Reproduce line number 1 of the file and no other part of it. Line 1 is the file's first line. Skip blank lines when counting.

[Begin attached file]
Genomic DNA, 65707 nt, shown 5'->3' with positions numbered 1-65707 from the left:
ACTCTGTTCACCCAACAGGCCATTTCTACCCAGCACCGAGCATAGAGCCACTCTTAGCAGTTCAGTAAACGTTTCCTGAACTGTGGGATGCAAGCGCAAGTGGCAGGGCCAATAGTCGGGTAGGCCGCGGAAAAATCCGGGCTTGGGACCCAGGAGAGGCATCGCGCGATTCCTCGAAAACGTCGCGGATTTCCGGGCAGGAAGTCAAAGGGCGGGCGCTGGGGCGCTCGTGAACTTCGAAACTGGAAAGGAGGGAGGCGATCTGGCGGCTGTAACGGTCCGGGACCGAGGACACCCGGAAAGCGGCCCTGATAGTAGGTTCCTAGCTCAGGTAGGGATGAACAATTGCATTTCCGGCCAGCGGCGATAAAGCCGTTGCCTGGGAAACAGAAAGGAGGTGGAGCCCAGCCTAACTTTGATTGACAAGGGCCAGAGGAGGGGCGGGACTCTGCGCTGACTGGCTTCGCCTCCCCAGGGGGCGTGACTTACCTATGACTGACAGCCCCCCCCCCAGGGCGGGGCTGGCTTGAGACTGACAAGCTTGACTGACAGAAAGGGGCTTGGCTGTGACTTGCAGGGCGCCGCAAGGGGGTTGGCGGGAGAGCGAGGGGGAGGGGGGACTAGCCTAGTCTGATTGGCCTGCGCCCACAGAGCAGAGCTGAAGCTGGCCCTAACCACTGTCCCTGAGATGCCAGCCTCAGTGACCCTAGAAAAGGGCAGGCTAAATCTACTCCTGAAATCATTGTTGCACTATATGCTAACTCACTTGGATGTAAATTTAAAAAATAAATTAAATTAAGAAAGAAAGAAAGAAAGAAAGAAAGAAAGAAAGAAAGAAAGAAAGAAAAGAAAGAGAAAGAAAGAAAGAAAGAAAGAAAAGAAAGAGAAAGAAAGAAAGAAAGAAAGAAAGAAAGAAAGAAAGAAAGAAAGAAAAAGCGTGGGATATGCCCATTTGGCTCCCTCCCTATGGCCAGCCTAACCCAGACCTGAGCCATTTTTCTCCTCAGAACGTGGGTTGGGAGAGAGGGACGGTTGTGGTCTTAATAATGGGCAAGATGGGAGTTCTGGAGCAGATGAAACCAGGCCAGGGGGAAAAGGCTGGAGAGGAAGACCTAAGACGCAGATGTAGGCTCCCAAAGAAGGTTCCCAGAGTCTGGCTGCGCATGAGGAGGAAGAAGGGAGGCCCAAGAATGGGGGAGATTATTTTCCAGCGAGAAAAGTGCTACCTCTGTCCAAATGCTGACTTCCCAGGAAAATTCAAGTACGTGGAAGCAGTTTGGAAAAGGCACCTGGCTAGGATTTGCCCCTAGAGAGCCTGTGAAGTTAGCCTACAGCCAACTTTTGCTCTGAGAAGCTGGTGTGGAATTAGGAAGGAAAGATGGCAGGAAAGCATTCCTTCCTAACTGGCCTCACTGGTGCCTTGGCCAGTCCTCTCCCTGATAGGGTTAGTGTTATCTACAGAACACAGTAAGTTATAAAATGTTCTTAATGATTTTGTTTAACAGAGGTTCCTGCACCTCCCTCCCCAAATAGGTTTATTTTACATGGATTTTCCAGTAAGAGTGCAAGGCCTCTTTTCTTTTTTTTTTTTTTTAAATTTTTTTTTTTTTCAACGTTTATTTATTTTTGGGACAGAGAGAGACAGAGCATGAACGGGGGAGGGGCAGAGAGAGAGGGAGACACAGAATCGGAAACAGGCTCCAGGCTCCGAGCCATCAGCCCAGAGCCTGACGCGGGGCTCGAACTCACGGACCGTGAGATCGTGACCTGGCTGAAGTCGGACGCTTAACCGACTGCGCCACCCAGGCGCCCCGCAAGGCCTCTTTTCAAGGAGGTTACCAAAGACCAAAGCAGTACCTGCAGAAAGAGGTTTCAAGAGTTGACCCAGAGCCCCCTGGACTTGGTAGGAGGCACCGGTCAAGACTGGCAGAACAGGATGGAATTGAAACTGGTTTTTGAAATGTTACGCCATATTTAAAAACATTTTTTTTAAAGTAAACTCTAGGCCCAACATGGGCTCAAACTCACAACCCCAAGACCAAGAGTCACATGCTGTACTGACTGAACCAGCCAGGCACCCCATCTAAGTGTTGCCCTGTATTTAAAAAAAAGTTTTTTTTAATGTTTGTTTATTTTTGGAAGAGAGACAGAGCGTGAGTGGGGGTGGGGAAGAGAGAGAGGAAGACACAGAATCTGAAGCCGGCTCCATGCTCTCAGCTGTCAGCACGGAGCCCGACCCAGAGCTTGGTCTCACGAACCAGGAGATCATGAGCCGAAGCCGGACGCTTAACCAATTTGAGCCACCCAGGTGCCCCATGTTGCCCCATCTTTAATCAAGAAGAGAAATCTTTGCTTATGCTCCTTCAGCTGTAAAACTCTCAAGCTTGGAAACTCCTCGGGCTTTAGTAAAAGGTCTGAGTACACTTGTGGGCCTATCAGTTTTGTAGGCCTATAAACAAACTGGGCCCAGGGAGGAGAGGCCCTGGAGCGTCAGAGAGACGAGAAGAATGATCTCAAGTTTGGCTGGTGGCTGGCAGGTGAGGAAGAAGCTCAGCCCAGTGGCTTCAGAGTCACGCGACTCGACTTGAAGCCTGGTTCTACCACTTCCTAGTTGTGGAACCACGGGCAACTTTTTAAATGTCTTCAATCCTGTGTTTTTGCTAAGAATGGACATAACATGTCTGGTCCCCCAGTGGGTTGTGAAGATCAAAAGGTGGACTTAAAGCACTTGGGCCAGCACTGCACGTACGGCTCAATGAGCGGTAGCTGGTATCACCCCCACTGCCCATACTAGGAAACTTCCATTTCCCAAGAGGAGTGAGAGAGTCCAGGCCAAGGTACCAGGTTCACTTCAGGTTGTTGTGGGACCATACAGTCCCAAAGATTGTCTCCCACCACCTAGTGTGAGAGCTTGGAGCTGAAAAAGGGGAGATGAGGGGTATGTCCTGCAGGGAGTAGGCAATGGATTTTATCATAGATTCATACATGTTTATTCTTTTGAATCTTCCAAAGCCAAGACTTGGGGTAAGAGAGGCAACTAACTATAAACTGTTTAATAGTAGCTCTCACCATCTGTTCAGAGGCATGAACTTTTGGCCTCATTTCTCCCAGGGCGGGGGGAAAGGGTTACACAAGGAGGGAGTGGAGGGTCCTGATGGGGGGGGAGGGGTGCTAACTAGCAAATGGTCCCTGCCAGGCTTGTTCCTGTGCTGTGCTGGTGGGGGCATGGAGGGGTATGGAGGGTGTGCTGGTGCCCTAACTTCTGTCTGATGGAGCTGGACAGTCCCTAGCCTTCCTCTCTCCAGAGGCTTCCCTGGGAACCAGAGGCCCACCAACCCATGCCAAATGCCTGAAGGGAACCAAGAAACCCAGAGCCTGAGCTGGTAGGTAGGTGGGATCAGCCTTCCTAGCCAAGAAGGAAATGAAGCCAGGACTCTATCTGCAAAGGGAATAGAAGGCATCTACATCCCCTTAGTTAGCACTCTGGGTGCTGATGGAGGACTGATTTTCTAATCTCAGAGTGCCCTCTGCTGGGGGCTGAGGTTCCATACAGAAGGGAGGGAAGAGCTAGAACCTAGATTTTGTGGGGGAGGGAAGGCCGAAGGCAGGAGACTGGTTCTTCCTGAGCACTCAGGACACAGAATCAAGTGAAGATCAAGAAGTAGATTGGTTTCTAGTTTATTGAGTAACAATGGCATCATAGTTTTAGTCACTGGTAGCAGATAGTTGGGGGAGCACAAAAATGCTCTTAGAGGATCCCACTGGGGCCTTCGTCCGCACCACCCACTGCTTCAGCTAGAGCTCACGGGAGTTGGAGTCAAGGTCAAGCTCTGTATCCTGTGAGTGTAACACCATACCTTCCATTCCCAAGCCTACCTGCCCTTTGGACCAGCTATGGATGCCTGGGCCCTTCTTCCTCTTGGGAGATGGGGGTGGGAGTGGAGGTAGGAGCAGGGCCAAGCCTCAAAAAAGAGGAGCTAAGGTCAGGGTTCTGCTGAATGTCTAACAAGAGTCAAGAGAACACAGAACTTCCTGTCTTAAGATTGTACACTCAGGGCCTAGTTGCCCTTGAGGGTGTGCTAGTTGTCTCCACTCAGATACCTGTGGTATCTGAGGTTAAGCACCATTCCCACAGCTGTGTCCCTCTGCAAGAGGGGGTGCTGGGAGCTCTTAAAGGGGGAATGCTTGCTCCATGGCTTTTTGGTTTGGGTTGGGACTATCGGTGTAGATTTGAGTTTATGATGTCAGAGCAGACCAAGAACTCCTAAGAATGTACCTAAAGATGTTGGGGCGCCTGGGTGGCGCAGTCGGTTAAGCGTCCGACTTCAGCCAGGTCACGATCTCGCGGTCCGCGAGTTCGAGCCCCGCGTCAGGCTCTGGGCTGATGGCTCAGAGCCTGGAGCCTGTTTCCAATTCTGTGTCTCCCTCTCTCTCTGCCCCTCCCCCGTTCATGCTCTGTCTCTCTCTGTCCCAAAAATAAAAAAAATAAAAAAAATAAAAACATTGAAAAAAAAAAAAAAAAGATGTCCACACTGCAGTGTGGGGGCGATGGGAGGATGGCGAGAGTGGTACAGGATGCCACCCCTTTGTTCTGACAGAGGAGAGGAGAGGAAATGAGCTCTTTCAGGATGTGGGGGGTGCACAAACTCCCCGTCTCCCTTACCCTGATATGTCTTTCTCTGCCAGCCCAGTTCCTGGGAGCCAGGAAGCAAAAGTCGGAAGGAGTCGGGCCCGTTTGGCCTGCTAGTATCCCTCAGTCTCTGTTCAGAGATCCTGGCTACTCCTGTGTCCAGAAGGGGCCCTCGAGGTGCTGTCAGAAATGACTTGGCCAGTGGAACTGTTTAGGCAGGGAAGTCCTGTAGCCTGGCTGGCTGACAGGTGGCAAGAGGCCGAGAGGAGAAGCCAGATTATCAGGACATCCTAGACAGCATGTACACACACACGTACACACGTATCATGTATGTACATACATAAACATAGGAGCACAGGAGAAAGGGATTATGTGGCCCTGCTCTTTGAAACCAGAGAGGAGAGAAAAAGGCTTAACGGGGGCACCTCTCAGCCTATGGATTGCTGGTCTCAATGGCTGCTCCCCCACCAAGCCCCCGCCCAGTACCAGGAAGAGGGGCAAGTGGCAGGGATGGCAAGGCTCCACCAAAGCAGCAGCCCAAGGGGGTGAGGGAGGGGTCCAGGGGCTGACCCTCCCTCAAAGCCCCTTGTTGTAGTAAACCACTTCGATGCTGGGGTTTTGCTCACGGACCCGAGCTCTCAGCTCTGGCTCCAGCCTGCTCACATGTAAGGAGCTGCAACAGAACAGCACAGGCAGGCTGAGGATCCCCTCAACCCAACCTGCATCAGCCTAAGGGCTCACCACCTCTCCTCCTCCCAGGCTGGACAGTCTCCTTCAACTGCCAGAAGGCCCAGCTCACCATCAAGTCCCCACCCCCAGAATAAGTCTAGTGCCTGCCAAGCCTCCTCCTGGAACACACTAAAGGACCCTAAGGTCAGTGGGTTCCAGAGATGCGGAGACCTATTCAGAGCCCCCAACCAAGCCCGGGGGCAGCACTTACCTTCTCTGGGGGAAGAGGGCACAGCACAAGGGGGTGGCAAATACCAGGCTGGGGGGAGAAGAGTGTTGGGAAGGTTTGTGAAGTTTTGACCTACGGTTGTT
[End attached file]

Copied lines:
Genomic DNA, 65707 nt, shown 5'->3' with positions numbered 1-65707 from the left: